Makeup is not bad, in of itself. Fashion is not innately evil. I still love these things. I still love and admire plenty of other bloggers but I'm done with the rat race and the chaos. I'm done with the soullessness and the craziness. I'm done with being numb and not pausing to think for myself. I also still love blogging and Instagram, for all their flaws, but these things can be used to be creative and unique, not just to sell. I started my blog to showcase my own voice and point of view. I talked about shows I was never going to be invited to just because I loved fashion so much and I had thoughts about them, even if no one else cared or read it. I studied design history so I wanted to apply my knowledge to styling in shows I nerded over. I was simply passionate about the topic, not trying to impress anyone else. I never expected anything. I didn't think I'd be given things or get paid. Of course, my day-job is as a writer, too, now and people doing this as a job need to be able to live but blogging is tied to oneself in an intimate way and all transactions in and out, therefore, should be carefully considered. 

So, after thinking about it for a while, I realised my mistake. I had let that go; that innocent passion, that unique point of view. Which is why I'm returning to my roots and also looking to share my newly renewed passion for being better and more sustainable and more ethical. 

I'm now lucky enough that I do get to go to those shows I once dreamed of and I'll still cover fashion weeks (London Fashion Week is in a fortnight, y'all, and I'll be there as per!) and I do still find personal style fascinating so I'll share outfits and vintage, secondhand, ethical, and sustainable clothing exploits from time to time. Ethical and sustainable beauty is hugely important to me and something I'm always learning more about, so I'll cover that process too, for sure. Mostly, I want to get back into more long-form writing and thematic articles on fashion, culture, society, self-image, and how all of these things intersect. In the coming weeks, you can expect articles on refillable beauty brands, fashion week, getting the most wear of pieces through clever styling, social media and my self-esteem, and much more besides.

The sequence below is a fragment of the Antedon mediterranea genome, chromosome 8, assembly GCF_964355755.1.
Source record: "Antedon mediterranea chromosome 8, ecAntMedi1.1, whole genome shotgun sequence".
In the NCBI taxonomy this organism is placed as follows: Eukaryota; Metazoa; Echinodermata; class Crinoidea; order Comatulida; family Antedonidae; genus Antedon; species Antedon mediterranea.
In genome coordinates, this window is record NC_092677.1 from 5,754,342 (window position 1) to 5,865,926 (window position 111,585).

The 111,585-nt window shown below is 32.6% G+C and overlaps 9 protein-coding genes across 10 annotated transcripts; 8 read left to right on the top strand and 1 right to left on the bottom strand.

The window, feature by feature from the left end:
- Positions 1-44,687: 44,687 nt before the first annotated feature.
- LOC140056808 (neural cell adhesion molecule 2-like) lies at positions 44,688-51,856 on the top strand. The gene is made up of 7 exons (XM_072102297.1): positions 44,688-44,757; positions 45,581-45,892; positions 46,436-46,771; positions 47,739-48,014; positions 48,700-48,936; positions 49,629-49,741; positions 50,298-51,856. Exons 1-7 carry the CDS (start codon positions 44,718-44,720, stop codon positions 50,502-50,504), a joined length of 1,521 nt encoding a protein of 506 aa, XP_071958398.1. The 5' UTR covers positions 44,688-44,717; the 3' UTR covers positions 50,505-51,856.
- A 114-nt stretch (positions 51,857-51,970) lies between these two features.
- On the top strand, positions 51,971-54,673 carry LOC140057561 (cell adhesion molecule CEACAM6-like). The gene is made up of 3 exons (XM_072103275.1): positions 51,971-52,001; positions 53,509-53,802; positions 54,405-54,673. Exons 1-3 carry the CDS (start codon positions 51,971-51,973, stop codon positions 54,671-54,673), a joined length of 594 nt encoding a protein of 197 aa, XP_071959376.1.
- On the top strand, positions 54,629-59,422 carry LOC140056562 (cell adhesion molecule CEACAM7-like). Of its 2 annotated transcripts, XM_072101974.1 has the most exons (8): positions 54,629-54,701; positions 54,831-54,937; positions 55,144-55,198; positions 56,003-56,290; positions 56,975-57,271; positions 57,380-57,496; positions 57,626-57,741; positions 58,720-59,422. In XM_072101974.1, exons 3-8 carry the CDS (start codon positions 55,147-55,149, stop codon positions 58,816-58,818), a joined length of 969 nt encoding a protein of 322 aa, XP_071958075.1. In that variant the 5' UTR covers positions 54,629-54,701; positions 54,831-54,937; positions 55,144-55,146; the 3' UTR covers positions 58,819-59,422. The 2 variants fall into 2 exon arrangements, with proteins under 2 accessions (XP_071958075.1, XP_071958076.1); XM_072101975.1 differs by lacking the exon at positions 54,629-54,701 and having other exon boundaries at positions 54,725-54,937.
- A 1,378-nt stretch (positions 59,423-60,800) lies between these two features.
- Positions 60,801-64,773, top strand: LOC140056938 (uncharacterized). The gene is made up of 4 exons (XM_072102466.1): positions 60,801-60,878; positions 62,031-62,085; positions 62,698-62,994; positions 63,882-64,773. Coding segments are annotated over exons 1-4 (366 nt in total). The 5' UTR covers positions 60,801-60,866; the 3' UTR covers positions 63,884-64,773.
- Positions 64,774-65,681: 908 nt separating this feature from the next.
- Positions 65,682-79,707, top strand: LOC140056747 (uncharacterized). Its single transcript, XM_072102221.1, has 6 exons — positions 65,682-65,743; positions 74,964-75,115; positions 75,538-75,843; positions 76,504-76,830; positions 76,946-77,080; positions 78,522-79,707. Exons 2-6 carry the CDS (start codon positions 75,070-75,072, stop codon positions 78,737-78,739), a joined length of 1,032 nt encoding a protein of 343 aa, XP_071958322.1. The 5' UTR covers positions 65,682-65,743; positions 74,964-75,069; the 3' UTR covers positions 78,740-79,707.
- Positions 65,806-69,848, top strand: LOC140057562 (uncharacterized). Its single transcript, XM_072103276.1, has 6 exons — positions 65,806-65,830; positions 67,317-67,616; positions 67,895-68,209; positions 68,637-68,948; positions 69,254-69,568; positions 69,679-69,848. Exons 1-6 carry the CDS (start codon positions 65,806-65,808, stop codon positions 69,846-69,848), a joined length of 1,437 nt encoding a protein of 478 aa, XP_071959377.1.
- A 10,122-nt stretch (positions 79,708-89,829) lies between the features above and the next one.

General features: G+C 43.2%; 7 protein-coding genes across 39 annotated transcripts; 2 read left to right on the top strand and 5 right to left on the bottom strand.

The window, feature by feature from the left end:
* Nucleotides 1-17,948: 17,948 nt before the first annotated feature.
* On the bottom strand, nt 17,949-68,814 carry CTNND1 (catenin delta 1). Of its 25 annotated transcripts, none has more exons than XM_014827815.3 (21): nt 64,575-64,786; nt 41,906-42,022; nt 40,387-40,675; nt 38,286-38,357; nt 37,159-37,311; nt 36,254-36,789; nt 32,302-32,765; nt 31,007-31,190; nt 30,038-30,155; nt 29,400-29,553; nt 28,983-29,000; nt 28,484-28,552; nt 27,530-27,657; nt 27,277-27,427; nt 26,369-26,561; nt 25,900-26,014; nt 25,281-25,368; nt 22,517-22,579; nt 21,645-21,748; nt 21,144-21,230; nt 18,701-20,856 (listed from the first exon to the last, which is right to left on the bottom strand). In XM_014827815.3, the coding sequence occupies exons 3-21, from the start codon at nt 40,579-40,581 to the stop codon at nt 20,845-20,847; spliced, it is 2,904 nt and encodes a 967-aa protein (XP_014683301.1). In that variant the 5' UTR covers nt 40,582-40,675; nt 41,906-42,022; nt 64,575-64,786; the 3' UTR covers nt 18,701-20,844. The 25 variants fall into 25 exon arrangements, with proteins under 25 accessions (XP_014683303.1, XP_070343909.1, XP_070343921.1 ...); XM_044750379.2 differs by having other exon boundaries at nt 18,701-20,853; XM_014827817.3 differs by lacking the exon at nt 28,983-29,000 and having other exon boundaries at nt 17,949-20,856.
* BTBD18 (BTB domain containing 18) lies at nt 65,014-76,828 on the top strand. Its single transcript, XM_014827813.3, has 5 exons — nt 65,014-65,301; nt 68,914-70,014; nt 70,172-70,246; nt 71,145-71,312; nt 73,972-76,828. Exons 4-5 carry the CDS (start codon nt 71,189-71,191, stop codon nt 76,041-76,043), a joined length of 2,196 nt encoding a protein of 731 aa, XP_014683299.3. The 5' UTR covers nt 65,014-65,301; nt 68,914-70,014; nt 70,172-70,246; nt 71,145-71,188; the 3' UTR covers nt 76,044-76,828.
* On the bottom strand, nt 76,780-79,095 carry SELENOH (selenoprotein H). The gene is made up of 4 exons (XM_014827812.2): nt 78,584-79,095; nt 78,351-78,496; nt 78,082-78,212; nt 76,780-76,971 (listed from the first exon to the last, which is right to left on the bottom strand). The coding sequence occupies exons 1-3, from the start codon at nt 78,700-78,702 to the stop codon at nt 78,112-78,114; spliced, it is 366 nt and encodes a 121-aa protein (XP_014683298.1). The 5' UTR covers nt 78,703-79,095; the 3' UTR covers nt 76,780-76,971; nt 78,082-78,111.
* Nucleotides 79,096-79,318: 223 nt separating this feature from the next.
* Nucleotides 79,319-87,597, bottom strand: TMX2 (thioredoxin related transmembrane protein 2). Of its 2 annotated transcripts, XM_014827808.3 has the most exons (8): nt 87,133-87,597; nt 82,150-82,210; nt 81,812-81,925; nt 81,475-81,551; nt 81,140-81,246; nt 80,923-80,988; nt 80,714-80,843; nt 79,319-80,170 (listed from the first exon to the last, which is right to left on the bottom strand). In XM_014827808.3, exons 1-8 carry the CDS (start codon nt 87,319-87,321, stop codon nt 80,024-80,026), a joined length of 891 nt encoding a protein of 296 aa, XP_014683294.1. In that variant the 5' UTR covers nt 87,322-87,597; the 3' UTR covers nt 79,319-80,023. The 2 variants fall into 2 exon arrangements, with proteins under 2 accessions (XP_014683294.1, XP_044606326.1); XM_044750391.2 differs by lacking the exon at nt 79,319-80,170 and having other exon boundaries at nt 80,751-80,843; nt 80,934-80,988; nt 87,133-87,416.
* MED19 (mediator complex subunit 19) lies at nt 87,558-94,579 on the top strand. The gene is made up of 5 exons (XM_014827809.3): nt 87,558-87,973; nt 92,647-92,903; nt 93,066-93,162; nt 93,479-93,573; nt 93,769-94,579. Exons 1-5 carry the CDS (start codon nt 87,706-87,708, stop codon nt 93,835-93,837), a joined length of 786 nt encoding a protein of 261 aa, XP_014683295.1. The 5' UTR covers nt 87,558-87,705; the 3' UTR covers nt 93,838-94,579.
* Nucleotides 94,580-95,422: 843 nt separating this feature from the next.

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Pieces like high street powder-blue suits won't be among my purchases going forward...

I'm actually really looking forward to WE&B 2.0. I think it will be refreshing for myself, if no one else, more fun to create, and more engaging for you (if anyone is still coming back to this wee blog of mine). 

If you want to see me attempt to remember myself and past convictions, try and get a bit more grounded, and break from the hamster wheel that blogging has become for many, please do come back and check it out. And let me know what you think about all this, too. I'd love to hear from others and if I'm not alone in these frustrations. I've heard it talked about in general but not from anyone directly.